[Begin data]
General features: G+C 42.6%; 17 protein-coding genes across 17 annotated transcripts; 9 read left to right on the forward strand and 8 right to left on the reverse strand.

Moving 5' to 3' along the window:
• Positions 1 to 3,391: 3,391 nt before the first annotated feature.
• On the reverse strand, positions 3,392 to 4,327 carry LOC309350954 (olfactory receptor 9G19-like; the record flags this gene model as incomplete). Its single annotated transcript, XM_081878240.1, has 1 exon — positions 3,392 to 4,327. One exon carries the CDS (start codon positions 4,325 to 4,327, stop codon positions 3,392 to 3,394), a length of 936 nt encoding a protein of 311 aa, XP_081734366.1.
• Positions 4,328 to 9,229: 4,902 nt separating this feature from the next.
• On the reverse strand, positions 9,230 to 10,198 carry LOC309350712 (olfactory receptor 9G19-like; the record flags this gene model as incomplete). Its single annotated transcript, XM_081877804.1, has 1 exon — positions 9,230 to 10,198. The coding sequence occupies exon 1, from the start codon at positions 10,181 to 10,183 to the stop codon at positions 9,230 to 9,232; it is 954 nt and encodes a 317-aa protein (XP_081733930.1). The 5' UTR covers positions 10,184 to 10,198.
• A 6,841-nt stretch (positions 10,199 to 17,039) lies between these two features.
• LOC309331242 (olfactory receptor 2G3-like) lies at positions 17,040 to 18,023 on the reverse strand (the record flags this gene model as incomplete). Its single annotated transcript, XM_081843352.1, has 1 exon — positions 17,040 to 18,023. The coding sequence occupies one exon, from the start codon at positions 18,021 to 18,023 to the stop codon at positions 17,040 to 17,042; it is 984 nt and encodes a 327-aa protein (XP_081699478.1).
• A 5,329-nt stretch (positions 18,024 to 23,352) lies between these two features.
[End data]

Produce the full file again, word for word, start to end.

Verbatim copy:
General features: G+C 42.6%; 17 protein-coding genes across 17 annotated transcripts; 9 read left to right on the forward strand and 8 right to left on the reverse strand.

Moving 5' to 3' along the window:
• Positions 1 to 3,391: 3,391 nt before the first annotated feature.
• On the reverse strand, positions 3,392 to 4,327 carry LOC309350954 (olfactory receptor 9G19-like; the record flags this gene model as incomplete). Its single annotated transcript, XM_081878240.1, has 1 exon — positions 3,392 to 4,327. One exon carries the CDS (start codon positions 4,325 to 4,327, stop codon positions 3,392 to 3,394), a length of 936 nt encoding a protein of 311 aa, XP_081734366.1.
• Positions 4,328 to 9,229: 4,902 nt separating this feature from the next.
• On the reverse strand, positions 9,230 to 10,198 carry LOC309350712 (olfactory receptor 9G19-like; the record flags this gene model as incomplete). Its single annotated transcript, XM_081877804.1, has 1 exon — positions 9,230 to 10,198. The coding sequence occupies exon 1, from the start codon at positions 10,181 to 10,183 to the stop codon at positions 9,230 to 9,232; it is 954 nt and encodes a 317-aa protein (XP_081733930.1). The 5' UTR covers positions 10,184 to 10,198.
• A 6,841-nt stretch (positions 10,199 to 17,039) lies between these two features.
• LOC309331242 (olfactory receptor 2G3-like) lies at positions 17,040 to 18,023 on the reverse strand (the record flags this gene model as incomplete). Its single annotated transcript, XM_081843352.1, has 1 exon — positions 17,040 to 18,023. The coding sequence occupies one exon, from the start codon at positions 18,021 to 18,023 to the stop codon at positions 17,040 to 17,042; it is 984 nt and encodes a 327-aa protein (XP_081699478.1).
• A 5,329-nt stretch (positions 18,024 to 23,352) lies between these two features.